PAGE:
Some Facts and Figures on China’s Economy

Some Facts and Figures on China’s Economy
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By the Chinese Ambassador to Ghana, H.E. LU Kun

China’s economy is under the spotlight in some foreign media recently.

Is it doing good? What is the trend? Facts and Figures won’t lie.

China’s economy remains in an upward and healthy trajectory.

In the past decade, China has made great efforts to promote high-quality development.

China contributes more than 30% to global growth on average, with its per capita GDP exceeding 12,000 dollars.

China adheres to the philosophy of people-centered development, creating 13 million new urban jobs on average each year and a middle-income group of over 400 million people.

China eradicated absolute poverty by lifting 100 million rural residents above poverty line, meeting the targets of the UN SDG 10 years ahead of schedule.

China has accelerated efforts to build self-reliance and strength in science and technology against unwarranted sanctions, with nationwide R&D spending ranks the second highest in the world.

HUAWEI recently released Mate 60pro, a breakthrough and milestone of technology.

Indeed, the Chinese economy is facing some headwinds recently, like in many other countries.

Some foreign media “talk down” the Chinese economy, but have been repeatedly proven to be the opposite of facts.

In the first half of this year, China’s GDP grew by 5.5%, outpacing most major economies.

There are many positive figures in major economic indicators such as domestic demand, production, trade and income.

From January to July, retail sales of services increased by 20.3% year-on-year, the added value of major industrial enterprises increased by 3.8% year-on-year.

One of the highlights in the first half of 2023 is the rebound in consumption, which contributed 77.2% of the growth.

China continues to take up about 14% of the global export market.

In the first half of this year, the import and export of goods increased by 2.1% year-on-year.

China’s automobile export surpassed Japan, ranking first in the world, and China has become the world’s largest automobile producer, consumer and exporter.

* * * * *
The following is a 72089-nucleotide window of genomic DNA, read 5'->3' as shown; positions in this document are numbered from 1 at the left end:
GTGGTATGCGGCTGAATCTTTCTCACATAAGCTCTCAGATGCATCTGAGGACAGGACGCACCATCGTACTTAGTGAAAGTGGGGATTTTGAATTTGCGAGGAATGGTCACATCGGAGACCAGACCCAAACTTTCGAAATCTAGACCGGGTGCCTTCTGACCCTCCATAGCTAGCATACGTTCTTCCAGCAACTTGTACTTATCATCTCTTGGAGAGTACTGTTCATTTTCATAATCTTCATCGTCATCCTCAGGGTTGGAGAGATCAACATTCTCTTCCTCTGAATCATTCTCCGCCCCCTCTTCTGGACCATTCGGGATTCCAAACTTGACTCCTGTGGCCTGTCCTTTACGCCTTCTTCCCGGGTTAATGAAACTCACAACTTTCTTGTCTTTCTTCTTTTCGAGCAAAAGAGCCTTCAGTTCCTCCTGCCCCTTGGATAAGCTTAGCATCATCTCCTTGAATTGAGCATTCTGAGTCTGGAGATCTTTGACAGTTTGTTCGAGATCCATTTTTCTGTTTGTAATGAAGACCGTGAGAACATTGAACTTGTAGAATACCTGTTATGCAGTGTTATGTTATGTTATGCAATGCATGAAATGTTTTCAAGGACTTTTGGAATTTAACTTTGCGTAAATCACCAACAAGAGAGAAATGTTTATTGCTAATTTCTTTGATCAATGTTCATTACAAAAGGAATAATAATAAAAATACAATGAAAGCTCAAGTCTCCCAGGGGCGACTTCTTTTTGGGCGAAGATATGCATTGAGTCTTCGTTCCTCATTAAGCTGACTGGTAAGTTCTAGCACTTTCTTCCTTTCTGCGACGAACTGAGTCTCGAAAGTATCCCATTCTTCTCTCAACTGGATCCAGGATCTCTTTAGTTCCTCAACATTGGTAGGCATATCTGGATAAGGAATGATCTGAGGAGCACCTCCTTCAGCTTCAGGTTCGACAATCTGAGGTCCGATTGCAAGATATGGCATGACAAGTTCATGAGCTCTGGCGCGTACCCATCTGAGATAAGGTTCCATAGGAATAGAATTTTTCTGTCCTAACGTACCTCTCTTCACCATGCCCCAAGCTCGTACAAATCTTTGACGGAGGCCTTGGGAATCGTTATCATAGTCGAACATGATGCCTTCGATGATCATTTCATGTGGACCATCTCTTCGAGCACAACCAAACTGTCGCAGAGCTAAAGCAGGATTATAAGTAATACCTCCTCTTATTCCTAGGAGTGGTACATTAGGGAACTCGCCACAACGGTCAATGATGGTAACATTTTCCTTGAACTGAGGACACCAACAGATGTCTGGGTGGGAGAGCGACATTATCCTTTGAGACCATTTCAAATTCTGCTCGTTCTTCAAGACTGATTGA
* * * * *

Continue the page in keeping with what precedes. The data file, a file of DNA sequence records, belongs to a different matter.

Per capita disposable income rose by 5.8% in real terms, while the consumer price index (CPI) rose by 0.5% year-on-year in the first seven months.

China’s renewable energy generation capacity has overtaken its coal-power capacity.

The installed capacity of wind and solar power has topped the world for 13 and 8 years respectively.

While transnational investment is lackluster globally, overseas investment in China continues to grow.

In the first half of 2023, France, Britain, Japan and Germany boosted investment in China by 173%, 135%, 53% and 14% respectively.

Some 24,000 new foreign firms were established in China in the same period, up by 35.7% year on year.

Half of Tesla’s global deliveries came from its Shanghai mega-factory last year, which rolls out one EV every 40 seconds on average.

Starbucks now operates more than 6,500 stores in China, opening one nearly every nine hours.

China remains the most important engine of global growth. British economist John Ross found that from the second quarter of 2019 to that of 2023, China’s economy grew by 4.5% annually, while the United States grew by 1.8%, the Eurozone grew by 0.7%.

From the second quarter of 2019 to the first quarter of 2023, India grew by 3.4% annually, Brazil by 1.9%, South Africa by 0.1%, and Russia by -0.8%.

China’s economy performs better than that of major economies.

The World Bank, OECD and IMF respectively project China’s economy to grow at 5.6%, 5.4% and 5.2% for 2023.

All sorts of comments predicting the collapse of China’s economy keep surfacing every now and then.

While interestingly, what has collapsed is such rhetoric itself, not China’s economy. China’s economy keeps growing regardless of the “pride and prejudice” or “tittle-tattle”.

According to BCA Research, China has been the source of more than 40% of global growth over the past decade, compared with 22% from the United States and 9% from the euro zone.

For many years, some people have dismissed China’s contribution to global growth — or even hyped up the “threat” from a growing China.

It is more ironic when some media spread the “China collapse” theory and “China threat” theory at the same time.

How can a country pose a threat while it is collapsing? Such paradoxical fallacies fully expose some people’s distorted attitude towards China’s development.

Today’s world faces unprecedented challenges brought about by the changes unseen in a century.

Global recovery remains sluggish, every country has its own problems to tackle.

Facing the common challenges of this trying time, it’s time to make friends, not enemies, to find solutions, not create problems, to build connection, not decoupling, to build trust, not walls.

Above all, it’s high time to prioritize development for the Global South and strive to build a community with a shared future for mankind.

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